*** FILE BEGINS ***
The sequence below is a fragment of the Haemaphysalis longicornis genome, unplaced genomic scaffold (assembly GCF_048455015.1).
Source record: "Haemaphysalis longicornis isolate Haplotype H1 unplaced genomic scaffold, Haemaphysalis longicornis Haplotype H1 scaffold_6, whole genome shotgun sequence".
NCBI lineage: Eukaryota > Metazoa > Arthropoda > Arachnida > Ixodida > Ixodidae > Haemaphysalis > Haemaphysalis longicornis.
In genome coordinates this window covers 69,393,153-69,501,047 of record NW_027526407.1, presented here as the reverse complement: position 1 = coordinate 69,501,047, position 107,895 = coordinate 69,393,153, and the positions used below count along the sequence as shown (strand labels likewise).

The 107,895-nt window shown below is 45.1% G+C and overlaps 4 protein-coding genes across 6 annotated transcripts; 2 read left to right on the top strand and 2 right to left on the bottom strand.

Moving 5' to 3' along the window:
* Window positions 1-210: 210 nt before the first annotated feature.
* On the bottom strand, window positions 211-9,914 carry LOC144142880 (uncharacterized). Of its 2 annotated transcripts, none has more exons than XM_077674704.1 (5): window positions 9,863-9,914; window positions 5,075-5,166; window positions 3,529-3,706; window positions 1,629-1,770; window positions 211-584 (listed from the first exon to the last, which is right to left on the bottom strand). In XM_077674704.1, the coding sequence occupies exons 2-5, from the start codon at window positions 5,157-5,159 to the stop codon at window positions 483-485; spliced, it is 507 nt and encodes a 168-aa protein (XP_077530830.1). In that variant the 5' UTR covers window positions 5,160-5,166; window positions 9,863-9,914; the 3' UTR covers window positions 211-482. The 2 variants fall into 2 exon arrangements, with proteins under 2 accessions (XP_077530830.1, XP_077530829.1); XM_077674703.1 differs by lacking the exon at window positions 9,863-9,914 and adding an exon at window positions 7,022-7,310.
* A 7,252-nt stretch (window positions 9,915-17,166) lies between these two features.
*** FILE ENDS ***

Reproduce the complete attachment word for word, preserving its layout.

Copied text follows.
The sequence below is a fragment of the Haemaphysalis longicornis genome, unplaced genomic scaffold (assembly GCF_048455015.1).
Source record: "Haemaphysalis longicornis isolate Haplotype H1 unplaced genomic scaffold, Haemaphysalis longicornis Haplotype H1 scaffold_6, whole genome shotgun sequence".
NCBI lineage: Eukaryota > Metazoa > Arthropoda > Arachnida > Ixodida > Ixodidae > Haemaphysalis > Haemaphysalis longicornis.
In genome coordinates this window covers 69,393,153-69,501,047 of record NW_027526407.1, presented here as the reverse complement: position 1 = coordinate 69,501,047, position 107,895 = coordinate 69,393,153, and the positions used below count along the sequence as shown (strand labels likewise).

The 107,895-nt window shown below is 45.1% G+C and overlaps 4 protein-coding genes across 6 annotated transcripts; 2 read left to right on the top strand and 2 right to left on the bottom strand.

Moving 5' to 3' along the window:
* Window positions 1-210: 210 nt before the first annotated feature.
* On the bottom strand, window positions 211-9,914 carry LOC144142880 (uncharacterized). Of its 2 annotated transcripts, none has more exons than XM_077674704.1 (5): window positions 9,863-9,914; window positions 5,075-5,166; window positions 3,529-3,706; window positions 1,629-1,770; window positions 211-584 (listed from the first exon to the last, which is right to left on the bottom strand). In XM_077674704.1, the coding sequence occupies exons 2-5, from the start codon at window positions 5,157-5,159 to the stop codon at window positions 483-485; spliced, it is 507 nt and encodes a 168-aa protein (XP_077530830.1). In that variant the 5' UTR covers window positions 5,160-5,166; window positions 9,863-9,914; the 3' UTR covers window positions 211-482. The 2 variants fall into 2 exon arrangements, with proteins under 2 accessions (XP_077530830.1, XP_077530829.1); XM_077674703.1 differs by lacking the exon at window positions 9,863-9,914 and adding an exon at window positions 7,022-7,310.
* A 7,252-nt stretch (window positions 9,915-17,166) lies between these two features.